Home to a very distinctive mountain


Home to a very distinctive mountain

Rising 2,518 metres, the cone-shaped volcanic peak of Mt Taranaki (Mt Egmont) is a dramatic feature of the Taranaki region. Important both spiritually and physically, this mountain exerts its presence on the weather, the environment and the people that live around it. And of course, where there’s a mountain, there’s adventure.

Taranaki region marker

But there’s much more to Taranaki than just the mountain. There’s also over 150 km of rugged coastline with incredible rock formations, beautiful beaches and a number of world-class surf breaks. Sitting roughly in the middle of this coast is the seaside city of New Plymouth which comes alive in summer with music festivals and events.

Taranaki has gotten a lot of exposure thanks to being named as Lonely Planet’s second best region in the world to visit in 2017. While these kinds of rankings don’t hold much sway on us, we do think that Taranaki is definitely worth visiting if you have the time and are not in a rush to get to the South Island like most.

Here are approximate travel times and distances to and from New Plymouth.

Drive times

  • Auckland to New Plymouth: 360 km / 224 miles – 5 hours 30 minutes
  • Wellington to New Plymouth: 350 km / 217 miles – 5 hours 10 minutes
  • New Plymouth to Whanganui: 160 km / 99 miles – 2 hours 10 minutes
  • New Plymouth to Taupo (via Piopio): 275 km / 171 miles – 3 hours 40 minutes
  • New Plymouth to Taupo (via Highway 43): 300 km / 186 miles – 4 hours 30 minutes

Note that Highway 43 is also known as the Forgotten World Highway. While this route is very scenic, there is still a section that is unsealed/gravel. Road conditions can be slippery at times and caution is advised when driving this route.

Travel times can vary significantly, particularly in popular areas during peak visitor months (December – February). For current travel times and updates on delays, roadworks and road closures, use the NZ Transport Agency journey planner before travelling. It’s always a good idea to allow extra time for photo stops and, when travelling longer distances, rest stops.

New Plymouth airport is located 15 minutes from the city centre by car/taxi/shuttle.

  • Auckland (AKL) to New Plymouth (NPL): 50 minutes
  • Wellington (WLG) to New Plymouth (NPL): 55 minutes
  • Christchurch (CHC) to New Plymouth (NPL): 1 hour 30 minutes

Jutting out into the Tasman Sea, this ‘bump’ on the west coast of New Zealand’s North Island has a rather unique climate, influenced by both the sea and the mountain. The oceanic climate makes for moderate temperatures and while it’s usually sunny, Taranaki is first to feel the effects of weather systems approaching from the Tasman Sea, making it one of the windiest regions in the country. Interestingly, Mt Taranaki has a rain-shadow effect with typically less rain falling on the east and south sides of the mountain.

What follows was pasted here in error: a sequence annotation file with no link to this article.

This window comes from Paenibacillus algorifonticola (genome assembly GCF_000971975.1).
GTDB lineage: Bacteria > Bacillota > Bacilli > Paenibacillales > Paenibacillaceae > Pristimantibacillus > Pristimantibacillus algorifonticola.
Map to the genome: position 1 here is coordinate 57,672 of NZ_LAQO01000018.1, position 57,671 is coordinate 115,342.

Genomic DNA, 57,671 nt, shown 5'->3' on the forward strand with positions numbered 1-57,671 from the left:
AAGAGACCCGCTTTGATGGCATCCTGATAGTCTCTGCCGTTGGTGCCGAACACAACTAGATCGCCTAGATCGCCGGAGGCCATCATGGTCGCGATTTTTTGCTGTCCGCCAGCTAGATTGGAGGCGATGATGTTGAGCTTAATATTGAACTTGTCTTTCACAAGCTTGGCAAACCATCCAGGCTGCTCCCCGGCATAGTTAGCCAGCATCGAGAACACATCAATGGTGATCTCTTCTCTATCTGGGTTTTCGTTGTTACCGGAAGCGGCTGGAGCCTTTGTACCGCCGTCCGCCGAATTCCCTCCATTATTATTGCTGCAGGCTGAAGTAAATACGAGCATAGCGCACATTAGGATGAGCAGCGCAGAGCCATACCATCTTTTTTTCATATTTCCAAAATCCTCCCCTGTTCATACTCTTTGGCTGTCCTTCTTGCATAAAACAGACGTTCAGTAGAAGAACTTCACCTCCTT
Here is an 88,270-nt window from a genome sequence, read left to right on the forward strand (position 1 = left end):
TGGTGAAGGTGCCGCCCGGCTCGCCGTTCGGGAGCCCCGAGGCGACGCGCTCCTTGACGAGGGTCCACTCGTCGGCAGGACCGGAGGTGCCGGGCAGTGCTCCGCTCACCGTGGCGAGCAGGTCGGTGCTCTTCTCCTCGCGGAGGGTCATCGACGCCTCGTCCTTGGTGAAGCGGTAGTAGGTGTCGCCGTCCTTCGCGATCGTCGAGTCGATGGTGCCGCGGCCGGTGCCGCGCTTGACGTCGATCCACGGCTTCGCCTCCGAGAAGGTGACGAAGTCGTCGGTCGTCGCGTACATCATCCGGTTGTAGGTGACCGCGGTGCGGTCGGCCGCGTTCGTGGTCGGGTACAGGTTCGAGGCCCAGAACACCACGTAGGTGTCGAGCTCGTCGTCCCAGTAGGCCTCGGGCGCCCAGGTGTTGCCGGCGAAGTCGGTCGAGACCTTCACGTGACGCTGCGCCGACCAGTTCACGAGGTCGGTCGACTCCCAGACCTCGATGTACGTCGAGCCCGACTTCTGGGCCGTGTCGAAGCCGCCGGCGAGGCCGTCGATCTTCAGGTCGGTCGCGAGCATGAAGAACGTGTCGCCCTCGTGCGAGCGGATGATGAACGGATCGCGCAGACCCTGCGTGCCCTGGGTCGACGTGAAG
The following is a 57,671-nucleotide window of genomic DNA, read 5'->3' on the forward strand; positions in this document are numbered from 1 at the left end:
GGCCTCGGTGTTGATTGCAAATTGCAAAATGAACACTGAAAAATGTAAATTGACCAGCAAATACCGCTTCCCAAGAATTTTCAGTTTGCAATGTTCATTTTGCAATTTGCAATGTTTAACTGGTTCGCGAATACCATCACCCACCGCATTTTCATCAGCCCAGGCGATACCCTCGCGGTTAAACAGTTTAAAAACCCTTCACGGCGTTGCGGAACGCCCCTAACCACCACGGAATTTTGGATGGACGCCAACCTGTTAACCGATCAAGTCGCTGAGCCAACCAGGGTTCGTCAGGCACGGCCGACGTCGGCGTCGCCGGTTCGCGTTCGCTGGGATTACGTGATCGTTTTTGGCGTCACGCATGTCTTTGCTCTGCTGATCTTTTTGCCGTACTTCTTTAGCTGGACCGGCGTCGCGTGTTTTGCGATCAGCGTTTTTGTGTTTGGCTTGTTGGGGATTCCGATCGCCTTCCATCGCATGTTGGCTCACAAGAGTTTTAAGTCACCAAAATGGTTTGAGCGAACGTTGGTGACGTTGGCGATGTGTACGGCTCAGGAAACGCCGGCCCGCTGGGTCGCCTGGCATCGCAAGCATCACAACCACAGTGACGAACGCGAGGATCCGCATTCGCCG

In summer (December – February) the average high is 21 °C / 69.8 °F and average low is 13 °C / 55.4 °F but temperatures can reach 30 °C on hotter days. In winter (June – August) the average high is 14 °C / 57.2 °F and average low is 6 °C / 42.8 °F

Check current conditions and get the latest New Plymouth weather forecasts on MetService.com. At just over 2,500 metres, the mountain has its own weather so if you are planning any outdoor activities on or around the mountain it’s also worth checking out the Egmont National Park forecast. Bear in mind that regardless of the season, mountain conditions can change quickly and temperatures fluctuate significantly so be prepared for any conditions with layered, waterproof clothing.

While there’s not much you can do about the weather once you’re here, it’s worth knowing what to expect at different times of the year and in different parts of the country. These two articles are well worth reading:

Top things to do in Taranaki

Looking for ideas to help you plan the ultimate New Zealand outdoor adventure? Here are some of the top things for active travellers to see and do in the Taranaki region.

Explore Egmont National Park

With three entry points from the northeast, east and southeast, Egmont is one of the most accessible of New Zealand’s national parks. And with over 300 km of walking tracks from short nature walks to epic multi-day treks, the park has something to offer every level of adventurer. There’s even a summit climb for those who are fit and well prepared, bearing in mind that this should only be attempted in good weather.

There are two Department of Conservation (DOC) visitor centres on the mountain at North Egmont and Dawson Falls which have displays and track information. You can also find out more on the DOC website.

Mt Taranaki

Visit Tongaporutu and the White Cliffs Walkway

Tongaporutu is a small coastal settlement approximately 65 km / 40 miles north of New Plymouth. This stretch of constantly changing coastline is well known for its spectacular layered rock formations including what now remains of the once iconic Elephant Rock. This beach and the nearby White Cliffs Walkway are well worth exploring although careful attention to the tides is important as access is only safe at low tide.


Drive Surf Highway 45

Highway 45 is a 105 km / 65 mile stretch of road that follows the Taranaki coast from New Plymouth in the north to Hawera in the south. The coastline is home to numerous world-class surf breaks including 4 of New Zealand’s 19 nationally significant surf breaks. The unique shape of the curving coastline means that no matter what the wind and swell direction, you should be able to find good conditions. Even if you don’t intend to surf, it’s still a worthwhile scenic drive.

Surf Highway 45